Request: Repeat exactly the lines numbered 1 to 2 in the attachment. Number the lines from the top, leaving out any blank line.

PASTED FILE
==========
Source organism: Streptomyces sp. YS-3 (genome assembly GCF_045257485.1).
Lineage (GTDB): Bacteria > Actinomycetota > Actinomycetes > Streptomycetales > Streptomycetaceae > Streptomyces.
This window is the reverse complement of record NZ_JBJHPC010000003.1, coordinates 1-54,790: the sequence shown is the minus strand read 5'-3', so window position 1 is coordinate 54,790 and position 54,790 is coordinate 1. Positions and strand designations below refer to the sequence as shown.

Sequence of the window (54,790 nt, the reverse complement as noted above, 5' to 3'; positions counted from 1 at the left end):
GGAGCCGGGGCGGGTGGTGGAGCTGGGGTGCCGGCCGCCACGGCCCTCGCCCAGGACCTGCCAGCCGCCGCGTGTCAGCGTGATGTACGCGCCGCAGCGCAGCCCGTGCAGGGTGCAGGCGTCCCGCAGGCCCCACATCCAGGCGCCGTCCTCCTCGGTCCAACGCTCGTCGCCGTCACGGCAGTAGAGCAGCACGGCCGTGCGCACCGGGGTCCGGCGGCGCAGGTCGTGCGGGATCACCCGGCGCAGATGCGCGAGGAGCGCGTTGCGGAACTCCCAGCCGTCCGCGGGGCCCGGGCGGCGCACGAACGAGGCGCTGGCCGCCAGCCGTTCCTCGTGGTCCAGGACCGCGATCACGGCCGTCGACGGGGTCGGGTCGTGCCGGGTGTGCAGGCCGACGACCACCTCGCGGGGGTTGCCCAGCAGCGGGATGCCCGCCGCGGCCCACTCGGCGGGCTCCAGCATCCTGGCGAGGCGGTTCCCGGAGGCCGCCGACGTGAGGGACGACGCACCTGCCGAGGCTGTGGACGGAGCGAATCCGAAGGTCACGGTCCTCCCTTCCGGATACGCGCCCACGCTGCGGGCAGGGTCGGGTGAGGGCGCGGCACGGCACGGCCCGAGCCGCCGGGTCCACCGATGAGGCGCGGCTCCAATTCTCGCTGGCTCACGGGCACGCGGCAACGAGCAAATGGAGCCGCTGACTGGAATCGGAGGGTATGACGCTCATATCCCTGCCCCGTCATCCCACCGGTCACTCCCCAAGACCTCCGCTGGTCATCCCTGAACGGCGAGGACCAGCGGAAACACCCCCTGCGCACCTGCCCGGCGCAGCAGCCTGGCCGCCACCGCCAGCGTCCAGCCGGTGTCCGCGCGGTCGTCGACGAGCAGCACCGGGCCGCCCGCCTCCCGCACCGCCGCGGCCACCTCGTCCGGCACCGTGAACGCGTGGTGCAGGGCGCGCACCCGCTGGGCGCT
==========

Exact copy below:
Source organism: Streptomyces sp. YS-3 (genome assembly GCF_045257485.1).
Lineage (GTDB): Bacteria > Actinomycetota > Actinomycetes > Streptomycetales > Streptomycetaceae > Streptomyces.